Language Change, Racism, and White Ideologies

*Content note: This post is explicitly about language that some consider racist, and it’s extremely difficult to talk about that language without using the terms themselves. While I will endeavor to avoid some of the slurs when I can make my point without them, some will end up being used.

A week or so ago, a friend linked this post on social media. It’s a common type of post, really – here are some words you might be saying that actually maybe you should think about *not* saying, because racist. And as happens in many instances when this type of point is raised, some (generally white) people respond with some questions about whether all of these terms really are, in fact, racist. As I’ve observed the way these conversations happen, I notice two types of arguments that are raised:

  • Look, this term wasn’t originally intended to be offensive. Here’s an etymological dictionary that says it meant something innocuous. Therefore, it’s not racist.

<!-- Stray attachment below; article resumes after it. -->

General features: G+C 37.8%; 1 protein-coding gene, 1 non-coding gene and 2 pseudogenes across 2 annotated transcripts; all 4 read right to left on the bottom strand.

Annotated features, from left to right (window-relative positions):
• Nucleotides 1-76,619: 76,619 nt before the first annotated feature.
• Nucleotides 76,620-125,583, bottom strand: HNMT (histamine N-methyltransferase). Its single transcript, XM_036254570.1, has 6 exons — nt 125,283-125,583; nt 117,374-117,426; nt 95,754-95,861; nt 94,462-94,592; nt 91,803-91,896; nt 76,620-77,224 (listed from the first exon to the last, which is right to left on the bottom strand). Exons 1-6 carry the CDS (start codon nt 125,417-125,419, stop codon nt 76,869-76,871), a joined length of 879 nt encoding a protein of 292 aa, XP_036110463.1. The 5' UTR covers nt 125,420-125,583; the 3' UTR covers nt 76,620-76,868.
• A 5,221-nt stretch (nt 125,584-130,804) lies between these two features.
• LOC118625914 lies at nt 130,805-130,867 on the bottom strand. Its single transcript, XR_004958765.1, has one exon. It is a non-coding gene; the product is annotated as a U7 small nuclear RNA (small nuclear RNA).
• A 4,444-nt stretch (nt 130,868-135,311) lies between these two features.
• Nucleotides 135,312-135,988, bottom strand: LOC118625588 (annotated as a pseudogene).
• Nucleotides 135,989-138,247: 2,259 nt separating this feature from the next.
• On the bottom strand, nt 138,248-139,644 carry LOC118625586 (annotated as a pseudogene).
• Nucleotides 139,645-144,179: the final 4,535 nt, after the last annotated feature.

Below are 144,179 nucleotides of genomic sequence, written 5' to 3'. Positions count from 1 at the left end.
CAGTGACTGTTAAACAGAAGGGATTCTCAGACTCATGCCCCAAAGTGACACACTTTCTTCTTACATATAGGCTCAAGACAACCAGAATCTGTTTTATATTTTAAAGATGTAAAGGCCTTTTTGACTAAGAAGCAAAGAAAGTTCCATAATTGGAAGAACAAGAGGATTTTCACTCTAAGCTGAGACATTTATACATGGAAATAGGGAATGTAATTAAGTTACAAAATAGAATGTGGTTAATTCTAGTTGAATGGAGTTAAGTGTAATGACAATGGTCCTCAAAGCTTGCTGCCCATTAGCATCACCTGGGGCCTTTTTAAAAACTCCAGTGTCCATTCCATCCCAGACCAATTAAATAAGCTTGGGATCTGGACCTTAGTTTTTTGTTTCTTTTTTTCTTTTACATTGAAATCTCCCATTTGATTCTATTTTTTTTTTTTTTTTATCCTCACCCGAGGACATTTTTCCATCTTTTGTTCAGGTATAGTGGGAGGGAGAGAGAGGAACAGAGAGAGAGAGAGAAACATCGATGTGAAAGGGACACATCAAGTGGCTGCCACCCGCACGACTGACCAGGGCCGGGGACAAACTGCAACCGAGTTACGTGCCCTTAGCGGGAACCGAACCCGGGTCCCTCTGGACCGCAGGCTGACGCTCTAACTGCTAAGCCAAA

• But…language changes, doesn’t it? So just because this term originates as a racist insult, does that still matter if we no longer know about that original association?

If you noticed that these are inherently contradictory, ten points for you! They are, of course, not applied to the same terms, nor are they necessarily arguments used by the same people. But it is worth comparing and contrasting the ideas, assumptions, and beliefs about how meaning works that are underlying each of them.

The first comes up a lot in relation to the controversy surrounding the Washington NFL team name. This NPR article does a nice job outlining the point in detail. The work of linguist/historian Ives Goddard is the authoritative reference point invoked in these, and

Source website: Indian Country Media Network (image uncredited)